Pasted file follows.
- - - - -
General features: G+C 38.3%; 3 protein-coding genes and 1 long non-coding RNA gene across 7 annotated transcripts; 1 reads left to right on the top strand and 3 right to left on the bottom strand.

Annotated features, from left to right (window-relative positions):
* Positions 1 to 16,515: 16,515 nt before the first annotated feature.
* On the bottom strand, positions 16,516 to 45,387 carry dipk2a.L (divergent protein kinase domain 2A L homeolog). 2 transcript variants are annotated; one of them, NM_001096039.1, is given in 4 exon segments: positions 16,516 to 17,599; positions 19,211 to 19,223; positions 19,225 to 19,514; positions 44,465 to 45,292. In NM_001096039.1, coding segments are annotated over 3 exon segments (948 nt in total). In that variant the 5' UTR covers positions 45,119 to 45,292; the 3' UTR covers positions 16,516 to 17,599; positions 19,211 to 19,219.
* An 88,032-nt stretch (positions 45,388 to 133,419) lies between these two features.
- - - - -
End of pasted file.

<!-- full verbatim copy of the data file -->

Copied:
General features: G+C 38.3%; 3 protein-coding genes and 1 long non-coding RNA gene across 7 annotated transcripts; 1 reads left to right on the top strand and 3 right to left on the bottom strand.

Annotated features, from left to right (window-relative positions):
* Positions 1 to 16,515: 16,515 nt before the first annotated feature.
* On the bottom strand, positions 16,516 to 45,387 carry dipk2a.L (divergent protein kinase domain 2A L homeolog). 2 transcript variants are annotated; one of them, NM_001096039.1, is given in 4 exon segments: positions 16,516 to 17,599; positions 19,211 to 19,223; positions 19,225 to 19,514; positions 44,465 to 45,292. In NM_001096039.1, coding segments are annotated over 3 exon segments (948 nt in total). In that variant the 5' UTR covers positions 45,119 to 45,292; the 3' UTR covers positions 16,516 to 17,599; positions 19,211 to 19,219.
* An 88,032-nt stretch (positions 45,388 to 133,419) lies between these two features.